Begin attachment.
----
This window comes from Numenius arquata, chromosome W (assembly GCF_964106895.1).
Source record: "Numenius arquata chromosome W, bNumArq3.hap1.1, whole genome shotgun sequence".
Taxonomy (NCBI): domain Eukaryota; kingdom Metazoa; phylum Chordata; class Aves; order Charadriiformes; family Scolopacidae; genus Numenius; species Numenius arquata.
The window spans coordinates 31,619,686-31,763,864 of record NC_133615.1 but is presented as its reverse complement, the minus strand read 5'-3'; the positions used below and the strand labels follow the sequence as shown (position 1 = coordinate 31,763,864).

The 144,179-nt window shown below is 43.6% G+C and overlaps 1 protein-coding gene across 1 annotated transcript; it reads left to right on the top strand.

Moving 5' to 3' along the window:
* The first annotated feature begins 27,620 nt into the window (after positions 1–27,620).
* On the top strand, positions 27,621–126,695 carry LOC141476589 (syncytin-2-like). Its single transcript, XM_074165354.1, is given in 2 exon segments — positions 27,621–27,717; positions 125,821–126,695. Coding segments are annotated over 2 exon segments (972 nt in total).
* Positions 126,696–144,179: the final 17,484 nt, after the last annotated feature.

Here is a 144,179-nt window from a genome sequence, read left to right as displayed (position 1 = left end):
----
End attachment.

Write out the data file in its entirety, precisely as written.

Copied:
This window comes from Numenius arquata, chromosome W (assembly GCF_964106895.1).
Source record: "Numenius arquata chromosome W, bNumArq3.hap1.1, whole genome shotgun sequence".
Taxonomy (NCBI): domain Eukaryota; kingdom Metazoa; phylum Chordata; class Aves; order Charadriiformes; family Scolopacidae; genus Numenius; species Numenius arquata.
The window spans coordinates 31,619,686-31,763,864 of record NC_133615.1 but is presented as its reverse complement, the minus strand read 5'-3'; the positions used below and the strand labels follow the sequence as shown (position 1 = coordinate 31,763,864).

The 144,179-nt window shown below is 43.6% G+C and overlaps 1 protein-coding gene across 1 annotated transcript; it reads left to right on the top strand.

Moving 5' to 3' along the window:
* The first annotated feature begins 27,620 nt into the window (after positions 1–27,620).
* On the top strand, positions 27,621–126,695 carry LOC141476589 (syncytin-2-like). Its single transcript, XM_074165354.1, is given in 2 exon segments — positions 27,621–27,717; positions 125,821–126,695. Coding segments are annotated over 2 exon segments (972 nt in total).
* Positions 126,696–144,179: the final 17,484 nt, after the last annotated feature.

Here is a 144,179-nt window from a genome sequence, read left to right as displayed (position 1 = left end):